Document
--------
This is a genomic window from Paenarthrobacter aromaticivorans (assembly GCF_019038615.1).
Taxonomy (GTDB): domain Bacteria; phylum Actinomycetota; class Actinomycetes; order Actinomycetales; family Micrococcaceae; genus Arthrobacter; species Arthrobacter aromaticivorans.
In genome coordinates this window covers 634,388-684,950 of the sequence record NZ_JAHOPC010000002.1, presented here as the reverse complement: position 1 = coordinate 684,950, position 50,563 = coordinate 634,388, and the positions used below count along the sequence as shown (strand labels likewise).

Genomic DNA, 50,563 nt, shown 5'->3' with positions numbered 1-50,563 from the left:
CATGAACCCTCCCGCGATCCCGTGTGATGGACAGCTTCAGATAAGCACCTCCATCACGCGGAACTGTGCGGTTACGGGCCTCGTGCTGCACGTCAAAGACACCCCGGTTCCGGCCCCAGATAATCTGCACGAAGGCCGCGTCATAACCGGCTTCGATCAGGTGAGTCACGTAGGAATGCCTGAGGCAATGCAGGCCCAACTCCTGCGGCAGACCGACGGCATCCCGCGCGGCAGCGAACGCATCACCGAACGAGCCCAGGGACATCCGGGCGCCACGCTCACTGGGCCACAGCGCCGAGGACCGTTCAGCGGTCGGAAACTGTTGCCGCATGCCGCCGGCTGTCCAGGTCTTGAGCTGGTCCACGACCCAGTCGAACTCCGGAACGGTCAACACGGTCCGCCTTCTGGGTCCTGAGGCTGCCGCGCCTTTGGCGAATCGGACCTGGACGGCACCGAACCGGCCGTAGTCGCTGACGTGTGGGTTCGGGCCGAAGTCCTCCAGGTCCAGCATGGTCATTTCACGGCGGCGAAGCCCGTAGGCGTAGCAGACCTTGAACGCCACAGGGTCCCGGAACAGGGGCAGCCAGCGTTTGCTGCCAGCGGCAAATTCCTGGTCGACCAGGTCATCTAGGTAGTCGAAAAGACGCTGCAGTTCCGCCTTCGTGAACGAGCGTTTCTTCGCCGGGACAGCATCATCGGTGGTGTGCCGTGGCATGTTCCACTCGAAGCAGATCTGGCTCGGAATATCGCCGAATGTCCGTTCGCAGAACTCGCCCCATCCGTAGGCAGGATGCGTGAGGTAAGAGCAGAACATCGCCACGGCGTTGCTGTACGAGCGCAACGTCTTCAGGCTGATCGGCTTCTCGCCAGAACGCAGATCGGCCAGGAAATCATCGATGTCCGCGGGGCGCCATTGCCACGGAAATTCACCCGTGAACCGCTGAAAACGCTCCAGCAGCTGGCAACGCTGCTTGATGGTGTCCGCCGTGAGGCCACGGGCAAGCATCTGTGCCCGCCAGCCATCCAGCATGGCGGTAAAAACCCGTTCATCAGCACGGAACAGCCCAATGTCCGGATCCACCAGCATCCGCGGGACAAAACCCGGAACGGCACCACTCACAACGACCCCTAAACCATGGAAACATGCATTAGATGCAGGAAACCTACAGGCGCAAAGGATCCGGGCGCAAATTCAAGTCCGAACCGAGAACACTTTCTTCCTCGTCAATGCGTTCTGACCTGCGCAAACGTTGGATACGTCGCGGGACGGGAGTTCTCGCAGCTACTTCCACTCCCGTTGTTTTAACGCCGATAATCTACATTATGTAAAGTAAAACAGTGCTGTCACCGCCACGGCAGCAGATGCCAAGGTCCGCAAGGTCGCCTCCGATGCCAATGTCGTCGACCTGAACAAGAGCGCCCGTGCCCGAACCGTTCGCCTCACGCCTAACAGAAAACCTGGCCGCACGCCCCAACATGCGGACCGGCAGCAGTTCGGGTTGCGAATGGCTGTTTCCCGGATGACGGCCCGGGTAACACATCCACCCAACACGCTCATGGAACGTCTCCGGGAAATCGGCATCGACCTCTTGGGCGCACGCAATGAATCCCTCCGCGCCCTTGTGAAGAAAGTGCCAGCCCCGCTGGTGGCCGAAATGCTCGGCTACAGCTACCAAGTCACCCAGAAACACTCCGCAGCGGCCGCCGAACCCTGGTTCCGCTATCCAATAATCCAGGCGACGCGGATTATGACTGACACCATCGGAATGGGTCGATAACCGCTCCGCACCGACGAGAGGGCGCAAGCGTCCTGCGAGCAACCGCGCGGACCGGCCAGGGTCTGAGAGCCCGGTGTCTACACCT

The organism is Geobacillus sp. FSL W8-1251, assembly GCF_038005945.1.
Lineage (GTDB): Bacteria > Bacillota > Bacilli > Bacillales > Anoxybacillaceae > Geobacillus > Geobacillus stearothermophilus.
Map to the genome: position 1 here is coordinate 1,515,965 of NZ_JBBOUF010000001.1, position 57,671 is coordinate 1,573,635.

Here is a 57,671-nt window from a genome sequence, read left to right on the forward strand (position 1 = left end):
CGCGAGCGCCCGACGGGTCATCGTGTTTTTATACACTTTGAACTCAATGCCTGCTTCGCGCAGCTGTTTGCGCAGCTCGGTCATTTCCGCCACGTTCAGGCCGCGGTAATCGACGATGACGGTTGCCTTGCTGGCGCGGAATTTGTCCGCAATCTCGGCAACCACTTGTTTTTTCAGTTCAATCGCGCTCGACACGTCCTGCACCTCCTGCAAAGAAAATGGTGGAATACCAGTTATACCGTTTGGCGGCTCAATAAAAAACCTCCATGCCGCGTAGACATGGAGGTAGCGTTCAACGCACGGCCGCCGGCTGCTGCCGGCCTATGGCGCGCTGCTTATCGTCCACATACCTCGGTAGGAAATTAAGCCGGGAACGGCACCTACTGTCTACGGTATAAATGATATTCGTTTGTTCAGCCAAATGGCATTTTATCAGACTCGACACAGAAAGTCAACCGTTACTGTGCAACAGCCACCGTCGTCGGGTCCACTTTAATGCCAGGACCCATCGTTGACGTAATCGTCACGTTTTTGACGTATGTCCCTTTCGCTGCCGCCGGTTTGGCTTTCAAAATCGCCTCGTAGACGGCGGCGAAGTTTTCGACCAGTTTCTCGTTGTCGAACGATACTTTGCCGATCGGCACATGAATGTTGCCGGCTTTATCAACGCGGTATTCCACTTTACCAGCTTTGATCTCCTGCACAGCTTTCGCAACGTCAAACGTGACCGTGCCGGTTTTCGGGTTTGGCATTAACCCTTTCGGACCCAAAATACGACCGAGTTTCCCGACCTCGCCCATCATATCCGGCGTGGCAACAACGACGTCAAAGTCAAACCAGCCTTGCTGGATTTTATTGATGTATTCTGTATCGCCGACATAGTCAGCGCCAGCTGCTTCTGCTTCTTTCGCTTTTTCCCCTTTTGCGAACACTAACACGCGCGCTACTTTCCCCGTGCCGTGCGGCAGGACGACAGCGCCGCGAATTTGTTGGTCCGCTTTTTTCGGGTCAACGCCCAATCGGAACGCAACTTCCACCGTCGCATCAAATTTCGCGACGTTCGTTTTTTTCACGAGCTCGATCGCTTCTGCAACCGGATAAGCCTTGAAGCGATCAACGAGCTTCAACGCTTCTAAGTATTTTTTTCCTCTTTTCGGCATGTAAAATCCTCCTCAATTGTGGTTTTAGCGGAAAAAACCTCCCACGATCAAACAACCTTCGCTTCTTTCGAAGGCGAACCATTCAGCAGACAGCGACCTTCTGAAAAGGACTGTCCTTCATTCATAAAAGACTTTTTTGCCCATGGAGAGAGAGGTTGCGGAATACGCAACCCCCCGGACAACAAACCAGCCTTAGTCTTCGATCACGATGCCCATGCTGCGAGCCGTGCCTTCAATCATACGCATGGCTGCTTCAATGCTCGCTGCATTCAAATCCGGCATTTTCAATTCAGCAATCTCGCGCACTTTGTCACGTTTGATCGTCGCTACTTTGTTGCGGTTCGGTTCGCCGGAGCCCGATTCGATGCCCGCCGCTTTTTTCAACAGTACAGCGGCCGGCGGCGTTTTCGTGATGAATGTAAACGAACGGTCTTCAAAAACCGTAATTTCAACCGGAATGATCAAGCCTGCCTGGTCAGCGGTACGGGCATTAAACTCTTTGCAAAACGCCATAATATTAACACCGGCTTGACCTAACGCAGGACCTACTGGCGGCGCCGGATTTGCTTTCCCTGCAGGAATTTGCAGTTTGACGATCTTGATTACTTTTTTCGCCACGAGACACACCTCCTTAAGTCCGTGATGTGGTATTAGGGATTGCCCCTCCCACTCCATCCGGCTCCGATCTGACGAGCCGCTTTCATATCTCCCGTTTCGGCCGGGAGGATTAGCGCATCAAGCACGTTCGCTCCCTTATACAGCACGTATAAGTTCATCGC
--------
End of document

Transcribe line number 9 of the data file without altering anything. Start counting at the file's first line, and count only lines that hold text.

Here is a 57,671-nt window from a genome sequence, read left to right on the forward strand (position 1 = left end):